While Peele is an Oscar-winning screenwriter, he uses dialogue sparingly throughout much of the film. The subtle score and expressive actors often carry the suspense, without a ton of screaming or verbal panic to convey the fear. The sets are crafted in a way that creates natural claustrophobia as the characters try to navigate the evil plaguing their home. It’s the kind of horror that creeps under your skin by disrupting one’s own notion of comfort.

As a genre, horror often has a tricky relationship with the concept of exposition. The mystery of the terror is often a big part of the scare appeal, especially since the audience can substitute their own worst fears in the void of the unknown. Efforts to explain figures like Michael Myers or Jason Voorhees often fall flat as the characters are terrifying enough with only minimal backstory. Us manages to dive into the why without losing any thrills, highlighting Peele’s talent as a storyteller. He lets the audience behind the curtain long enough to get a feel for what’s happening, while preserving plenty of the intrigue.

Us is a terrifying sophomore effort from director Jordan Peele, offering a thought-provoking perspective on the horror genre. Slasher movies don’t necessarily need to provide much fodder for the mind, but Peele reminds us of the power that film possesses to re-evaluate the way we think about the world. Us is the kind of movie that will thoroughly frighten you while leaving plenty of substance to chew on when the thrills have worn off.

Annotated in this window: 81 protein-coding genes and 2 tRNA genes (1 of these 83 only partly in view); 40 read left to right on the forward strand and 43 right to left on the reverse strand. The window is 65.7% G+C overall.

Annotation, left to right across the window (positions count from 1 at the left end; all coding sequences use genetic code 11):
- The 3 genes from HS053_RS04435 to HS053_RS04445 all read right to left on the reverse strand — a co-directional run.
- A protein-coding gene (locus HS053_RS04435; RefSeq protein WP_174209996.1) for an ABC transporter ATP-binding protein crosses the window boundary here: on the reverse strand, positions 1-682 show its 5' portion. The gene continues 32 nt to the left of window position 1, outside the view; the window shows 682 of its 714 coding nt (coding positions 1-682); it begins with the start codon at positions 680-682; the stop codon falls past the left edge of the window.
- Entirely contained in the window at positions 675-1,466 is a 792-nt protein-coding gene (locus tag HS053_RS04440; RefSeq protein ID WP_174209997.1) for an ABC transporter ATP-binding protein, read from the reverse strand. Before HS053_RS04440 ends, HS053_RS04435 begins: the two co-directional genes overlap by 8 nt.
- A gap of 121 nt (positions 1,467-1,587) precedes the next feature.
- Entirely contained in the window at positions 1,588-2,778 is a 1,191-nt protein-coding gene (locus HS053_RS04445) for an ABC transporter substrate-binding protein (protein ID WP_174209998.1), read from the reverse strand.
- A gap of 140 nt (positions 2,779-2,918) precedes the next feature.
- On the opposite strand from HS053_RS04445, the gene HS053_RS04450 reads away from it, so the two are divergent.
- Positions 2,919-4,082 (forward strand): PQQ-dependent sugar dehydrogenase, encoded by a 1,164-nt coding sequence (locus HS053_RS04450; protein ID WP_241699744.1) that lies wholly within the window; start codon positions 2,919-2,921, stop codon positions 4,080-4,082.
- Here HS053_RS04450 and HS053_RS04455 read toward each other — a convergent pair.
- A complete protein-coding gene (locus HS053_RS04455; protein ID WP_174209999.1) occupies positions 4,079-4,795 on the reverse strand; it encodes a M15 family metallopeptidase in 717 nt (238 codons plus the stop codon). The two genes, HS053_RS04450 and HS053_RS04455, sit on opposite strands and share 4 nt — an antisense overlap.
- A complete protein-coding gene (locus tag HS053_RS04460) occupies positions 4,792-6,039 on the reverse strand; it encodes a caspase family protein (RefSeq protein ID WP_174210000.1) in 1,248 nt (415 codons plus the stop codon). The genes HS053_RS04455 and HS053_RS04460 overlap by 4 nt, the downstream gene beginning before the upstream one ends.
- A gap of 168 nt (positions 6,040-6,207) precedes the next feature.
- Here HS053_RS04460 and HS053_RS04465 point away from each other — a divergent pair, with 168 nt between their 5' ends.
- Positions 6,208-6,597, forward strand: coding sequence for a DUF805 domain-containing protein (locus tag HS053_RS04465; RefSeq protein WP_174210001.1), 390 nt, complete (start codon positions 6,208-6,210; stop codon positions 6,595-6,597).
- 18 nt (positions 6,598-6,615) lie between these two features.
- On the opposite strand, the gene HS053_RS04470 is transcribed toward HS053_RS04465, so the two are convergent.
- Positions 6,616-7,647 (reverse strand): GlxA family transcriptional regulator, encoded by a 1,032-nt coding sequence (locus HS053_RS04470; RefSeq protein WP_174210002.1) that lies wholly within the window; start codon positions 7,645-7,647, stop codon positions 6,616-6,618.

December 2018



The Favourite Is a Timely Feminist Treatise on Power

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Feminism is an especially rich subject to explore in period dramas for many reasons. The blatant injustices of earlier eras shed light on our current climate, where inequality continues to thrive. The crimes of the aristocracy extend far beyond sexism, as the near complete absence of any sense of upward mobility dictated that one’s life circumstances were almost always determined by external factors other than free will. If we take feminism at its root definition, to strive for equality of sexes, empowering women in period dramas means freedom to be as ruthless and manipulative as their male counterparts.

The Favourite is a film about power. Olivia Colman’s Queen Anne is a monarch whose ability to wield all that ruling entails is largely dictated by the political machinations of those around her. Hindered by a variety of ailments, Queen Anne’s lover Sarah Churchill, played by Rachel Weisz, tries to govern in her steed. Standing in the way of her proxy rule is Robert Harley, played by Nicholas Hoult, who objects to war with France and all the taxes it entails.